In a camera or code imaging system, a solid state photo sensor die 100, is fabricated by conventional means (for example, using CMOS techniques) and encapsulated in package 102. This photo sensor may have a one-dimensional line of cells for a linear bar code reader or may have cells in a two-dimensional area array suitable for imaging one-dimensional or two-dimensional optical codes or video images of objects or scenes. These devices may also include analog and/or digital signal processing circuitry for performing the additional functions required of a bar code scanner system or camera: exposure control, signal conditioning, digitizing, and decoding.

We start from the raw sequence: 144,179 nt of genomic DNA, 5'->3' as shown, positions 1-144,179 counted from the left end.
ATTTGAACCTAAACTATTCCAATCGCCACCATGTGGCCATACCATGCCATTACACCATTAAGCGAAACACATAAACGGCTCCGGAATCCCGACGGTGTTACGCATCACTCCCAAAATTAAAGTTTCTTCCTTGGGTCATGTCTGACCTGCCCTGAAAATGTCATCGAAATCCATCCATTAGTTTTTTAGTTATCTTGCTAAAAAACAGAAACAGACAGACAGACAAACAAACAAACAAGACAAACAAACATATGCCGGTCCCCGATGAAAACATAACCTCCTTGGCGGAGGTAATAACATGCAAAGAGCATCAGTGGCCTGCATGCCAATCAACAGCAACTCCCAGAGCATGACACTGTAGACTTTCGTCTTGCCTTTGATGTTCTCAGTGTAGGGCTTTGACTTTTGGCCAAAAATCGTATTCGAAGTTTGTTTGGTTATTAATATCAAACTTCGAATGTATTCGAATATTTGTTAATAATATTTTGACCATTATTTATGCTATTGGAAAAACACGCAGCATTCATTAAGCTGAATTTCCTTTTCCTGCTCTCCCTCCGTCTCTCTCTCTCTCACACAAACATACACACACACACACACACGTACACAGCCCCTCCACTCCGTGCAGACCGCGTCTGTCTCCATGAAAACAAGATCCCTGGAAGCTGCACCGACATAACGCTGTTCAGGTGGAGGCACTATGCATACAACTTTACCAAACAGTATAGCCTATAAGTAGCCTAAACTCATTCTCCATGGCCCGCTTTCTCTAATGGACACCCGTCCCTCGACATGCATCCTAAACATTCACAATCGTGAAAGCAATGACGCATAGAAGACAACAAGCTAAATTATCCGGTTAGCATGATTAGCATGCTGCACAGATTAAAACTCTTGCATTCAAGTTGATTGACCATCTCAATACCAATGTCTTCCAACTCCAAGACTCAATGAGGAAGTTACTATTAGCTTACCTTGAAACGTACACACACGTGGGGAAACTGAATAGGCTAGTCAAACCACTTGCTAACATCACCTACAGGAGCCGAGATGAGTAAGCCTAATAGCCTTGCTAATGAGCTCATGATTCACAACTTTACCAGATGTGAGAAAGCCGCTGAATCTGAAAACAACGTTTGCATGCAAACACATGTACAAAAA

During fabrication the die 100 may be mounted on a lead frame 104, again using conventional means such as soldering and wire bonding or direct lead frame bonding to the die. Such mounting mechanically attaches and electrically connects the die to the lead frame. This assembly is then placed into a mold cavity for injection molding of a first compound 106. The first compound is clear or has high light transmissivity for the wavelengths of interest. This material also may have a high index of refraction (n>1) to enhance the optical power. The mold cavity has a feature to position the lead frame 104, and thus the die 100, with respect to a lens or diffractive optical element (doe) molding feature in the mold cavity. The lens or doe feature of the package 108 is located at a position over the die 100, so as to create the desired focus on the die and the appropriate distance LF or focal length for the optical system. In a preferred embodiment of a system described below the focal length is about 5 mm (the distance between the chip surface and the optical surface 110 of the portion 108 of the package).